USS Deimos (AK-78)

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Broadside view of USS Deimos (AK-78) underway off San Francisco, 26 January 1943.
Broadside view of USS Deimos (AK-78) underway off San Francisco, 26 January 1943.
History
United States
Name:
  • Chief Ouray
  • Deimos
Namesake:
Ordered: as a Type EC2-S-C1 hull, MCE hull 513[1]
Builder: Permanente Metals Corporation, Richmond, California
Yard number: 513[1]
Way number: 5[1]
Laid down: 27 November 1942
Launched: 28 December 1942
Sponsored by: Mrs. M. Moyer
Acquired: 7 January 1943
Commissioned: 23 January 1943
Identification:
Honors and
awards:
1 × battle star
Fate: damaged by torpedo, 23 June 1943
Status: abandoned and scuttled by gun fire from O'Bannon
General characteristics [2]
Class and type: Crater-class cargo ship
Displacement:
  • 4,023 long tons (4,088 t) (standard)
  • 14,550 long tons (14,780 t) (full load)
Length: 441 ft 6 in (134.57 m)
Beam: 56 ft 11 in (17.35 m)
Draft: 28 ft 4 in (8.64 m)
Installed power:
Propulsion:
Speed: 12.5 kn (14.4 mph; 23.2 km/h)
Capacity:
  • 7,800 t (7,700 long tons) DWT
  • 444,206 cu ft (12,578.5 m3) (non-refrigerated)
Complement: 210
Armament:

USS Deimos (AK-78) was a Crater-class cargo ship in the service of US Navy in World War II. It was the first ship of the Navy to have borne the name Deimos, after one of the moons of Mars.

Construction[edit]

Deimos was laid down 27 November 1942 as liberty ship SS Chief Ouray, MCE hull 513, by Permanente Metals Corporation, Richmond, California, under a Maritime Commission (MARCOM) contract. Deimos was launched on 28 December 1942 and sponsored by Mrs. M. Moyer. Deimos was transferred to the Navy on 7 January 1943 and commissioned 23 January 1943, with Lieutenant Commander Walter L. Sorenson, USNR, in command.[3]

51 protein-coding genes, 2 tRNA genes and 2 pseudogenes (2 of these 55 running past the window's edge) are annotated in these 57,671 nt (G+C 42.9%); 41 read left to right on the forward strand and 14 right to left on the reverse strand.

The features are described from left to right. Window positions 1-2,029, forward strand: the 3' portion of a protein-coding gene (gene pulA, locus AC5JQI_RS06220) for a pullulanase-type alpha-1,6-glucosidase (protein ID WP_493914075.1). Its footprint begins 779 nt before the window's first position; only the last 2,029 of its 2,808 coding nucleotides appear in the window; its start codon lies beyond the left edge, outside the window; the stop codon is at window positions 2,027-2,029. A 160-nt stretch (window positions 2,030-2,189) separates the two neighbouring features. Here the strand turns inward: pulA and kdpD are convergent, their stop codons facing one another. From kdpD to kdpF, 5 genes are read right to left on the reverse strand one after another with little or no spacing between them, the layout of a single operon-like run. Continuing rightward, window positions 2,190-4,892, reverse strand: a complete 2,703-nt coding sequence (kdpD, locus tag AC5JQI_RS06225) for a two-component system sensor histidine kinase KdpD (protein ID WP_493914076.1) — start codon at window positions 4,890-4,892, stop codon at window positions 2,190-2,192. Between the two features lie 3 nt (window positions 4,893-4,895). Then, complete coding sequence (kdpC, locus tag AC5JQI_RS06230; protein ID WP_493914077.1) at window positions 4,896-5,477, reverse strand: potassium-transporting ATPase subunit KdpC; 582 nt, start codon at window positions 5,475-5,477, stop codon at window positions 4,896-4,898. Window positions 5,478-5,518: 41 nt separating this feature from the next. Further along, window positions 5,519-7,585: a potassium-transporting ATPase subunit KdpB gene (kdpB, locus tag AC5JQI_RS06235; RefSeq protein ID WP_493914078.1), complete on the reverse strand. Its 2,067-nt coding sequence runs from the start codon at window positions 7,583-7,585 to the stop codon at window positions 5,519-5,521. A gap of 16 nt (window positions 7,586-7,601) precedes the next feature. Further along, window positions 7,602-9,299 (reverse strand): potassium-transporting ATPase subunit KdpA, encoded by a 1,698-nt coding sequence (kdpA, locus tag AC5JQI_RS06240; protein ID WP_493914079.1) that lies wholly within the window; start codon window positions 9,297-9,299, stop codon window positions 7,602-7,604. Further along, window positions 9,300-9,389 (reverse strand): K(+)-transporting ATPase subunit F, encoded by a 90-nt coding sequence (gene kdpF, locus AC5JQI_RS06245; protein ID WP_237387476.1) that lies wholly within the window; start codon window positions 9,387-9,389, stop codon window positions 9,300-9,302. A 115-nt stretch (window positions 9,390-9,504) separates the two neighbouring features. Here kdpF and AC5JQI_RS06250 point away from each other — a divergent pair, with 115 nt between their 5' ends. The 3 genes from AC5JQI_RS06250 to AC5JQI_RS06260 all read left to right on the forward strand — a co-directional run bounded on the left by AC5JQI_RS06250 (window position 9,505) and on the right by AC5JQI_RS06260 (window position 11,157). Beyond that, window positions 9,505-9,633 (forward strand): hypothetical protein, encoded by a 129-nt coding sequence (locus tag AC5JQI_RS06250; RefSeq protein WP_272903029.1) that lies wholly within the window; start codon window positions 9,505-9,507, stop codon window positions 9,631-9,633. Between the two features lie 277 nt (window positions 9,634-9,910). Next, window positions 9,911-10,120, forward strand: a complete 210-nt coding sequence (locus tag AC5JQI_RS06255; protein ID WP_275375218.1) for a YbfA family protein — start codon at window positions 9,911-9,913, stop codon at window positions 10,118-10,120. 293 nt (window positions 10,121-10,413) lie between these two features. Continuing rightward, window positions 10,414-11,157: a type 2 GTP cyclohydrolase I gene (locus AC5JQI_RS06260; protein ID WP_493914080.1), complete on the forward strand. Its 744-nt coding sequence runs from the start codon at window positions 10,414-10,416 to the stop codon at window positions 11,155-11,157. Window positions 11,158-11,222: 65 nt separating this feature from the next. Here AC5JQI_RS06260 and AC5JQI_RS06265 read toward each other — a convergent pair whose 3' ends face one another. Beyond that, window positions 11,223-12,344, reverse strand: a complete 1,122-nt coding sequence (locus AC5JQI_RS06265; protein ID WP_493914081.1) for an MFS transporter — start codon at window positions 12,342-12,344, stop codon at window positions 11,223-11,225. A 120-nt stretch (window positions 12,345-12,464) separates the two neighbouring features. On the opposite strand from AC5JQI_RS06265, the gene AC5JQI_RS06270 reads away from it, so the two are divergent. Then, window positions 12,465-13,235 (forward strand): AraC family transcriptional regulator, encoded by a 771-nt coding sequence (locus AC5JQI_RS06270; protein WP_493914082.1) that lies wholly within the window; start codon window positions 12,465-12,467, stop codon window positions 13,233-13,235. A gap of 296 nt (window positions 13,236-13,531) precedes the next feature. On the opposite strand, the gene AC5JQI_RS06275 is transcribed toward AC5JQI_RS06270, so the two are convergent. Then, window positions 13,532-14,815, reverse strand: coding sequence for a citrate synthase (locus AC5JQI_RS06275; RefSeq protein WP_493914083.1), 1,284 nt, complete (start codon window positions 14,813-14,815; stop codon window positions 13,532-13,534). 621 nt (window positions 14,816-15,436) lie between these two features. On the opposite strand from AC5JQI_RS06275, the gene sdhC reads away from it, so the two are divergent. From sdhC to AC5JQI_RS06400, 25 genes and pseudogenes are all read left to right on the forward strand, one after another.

Service history[edit]

Deimos sailed from San Francisco 27 January 1943 with cargo for Espiritu Santo, New Hebrides, and Townsville, Australia. She arrived at Nouméa, New Caledonia, 23 May to load cargo which she delivered to Guadalcanal in June. Returning to her base, she was torpedoed on 23 June on the port side, aft. Efforts to save her failed, she was finally abandoned and sunk by gunfire from O'Bannon (DD-450) at 11°26′S 162°01′E / 11.433°S 162.017°E / -11.433; 162.017Coordinates: 11°26′S 162°01′E / 11.433°S 162.017°E / -11.433; 162.017.[3]

Awards[edit]

Deimos received one battle star for World War II service.[3]

Notes[edit]

Citations

Bibliography[edit]

Online resources

External links[edit]

  • Photo gallery of USS Deimos (AK-78) at NavSource Naval History
  • "CHIEF OURAY". United States Department of Transportation. Retrieved 16 December 2016.